Policy & Analysis
States Falling Down on ESSA Subgroup Reporting
- By Dian Schaffhauser
States are "shirking" their responsibilities in two important Every Student Succeeds Act provisions, according to a new analysis by the Alliance for Education. Specifically, performance ratings on two equity-focused policies are being tucked away by states, the non-profit asserted, masking weaknesses in their accountability efforts. The Alliance advocates for high school transformation that will set every student up for success in college and life.
The Alliance maintains an "equity dashboard" for nearly every state ESSA plan to assess each state on 14 equity-focused policies in ESSA. Each policy — whether a long-time goal, accountability measure or support and intervention indicator — receives a rating of green, yellow or red by the Alliance, depending on how well the state "advances equitable educational opportunities for all students." The recent examination focused on two of those policies:
- Inclusion of student subgroup performance in school ratings; and
- How it defines "consistently underperforming," in identifying schools for targeted support.
According to the analysis, for the first indicator, 17 states received a green rating — the top one — because their school reporting shows student subgroup performance, as mandated by ESSA. An additional 35 states received yellow or red ratings, either because they don't fully comply or they're at risk for noncompliance. The 12 states that leave out student subgroups in all of their school performance data received a red rating.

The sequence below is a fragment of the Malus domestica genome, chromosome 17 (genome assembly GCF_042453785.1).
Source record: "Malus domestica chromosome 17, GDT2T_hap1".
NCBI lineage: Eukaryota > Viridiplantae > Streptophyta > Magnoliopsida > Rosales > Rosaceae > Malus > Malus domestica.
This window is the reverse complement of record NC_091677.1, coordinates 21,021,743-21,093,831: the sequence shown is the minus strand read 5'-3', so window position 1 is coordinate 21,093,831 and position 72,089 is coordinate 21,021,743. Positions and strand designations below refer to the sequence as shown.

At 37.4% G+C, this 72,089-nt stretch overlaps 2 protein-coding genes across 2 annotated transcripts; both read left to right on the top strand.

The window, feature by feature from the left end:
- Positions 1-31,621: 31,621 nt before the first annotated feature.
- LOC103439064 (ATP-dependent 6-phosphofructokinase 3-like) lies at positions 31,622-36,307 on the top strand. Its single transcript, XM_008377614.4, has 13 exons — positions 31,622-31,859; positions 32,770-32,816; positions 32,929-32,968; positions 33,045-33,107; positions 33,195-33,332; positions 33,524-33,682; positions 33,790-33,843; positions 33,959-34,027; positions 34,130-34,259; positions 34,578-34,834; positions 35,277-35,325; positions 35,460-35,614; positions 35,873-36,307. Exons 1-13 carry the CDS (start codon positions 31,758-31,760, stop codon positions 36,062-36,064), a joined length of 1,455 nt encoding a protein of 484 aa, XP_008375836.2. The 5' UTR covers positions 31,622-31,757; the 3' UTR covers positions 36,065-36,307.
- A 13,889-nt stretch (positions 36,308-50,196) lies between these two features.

For the second indicator, just six states were given a green rating for doing a good job of meaningfully defining what is meant by "consistently underperforming" in a way that could quickly identify where subgroups would need extra support. Another 30 states were "minimally compliant," according to the Alliance, which explained that "students will likely need to fail across multiple indicators before the school is identified for support." And 16 states received a red rating because they are at risk for under-identifying schools for targeted support.
By subsuming performance of traditionally underserved students into overall results, warned the Alliance, education stakeholders could get the wrong impression about the state of their schools. "A school could receive an A rating, but have a graduation rate for African American or Latino students of only 60 percent — which is hardly an A," the Alliance wrote in a recap of the results. "And in many states, low-performing students may not receive the assistance they need to excel because their schools are not identified for support."
The full equity dashboard with state links is openly available on the Alliance website, as is the Subgroup Performance analysis.
Dian Schaffhauser is a senior contributing editor for 1105 Media's education publications THE Journal and Campus Technology. She can be reached at email@example.com or on Twitter @schaffhauser.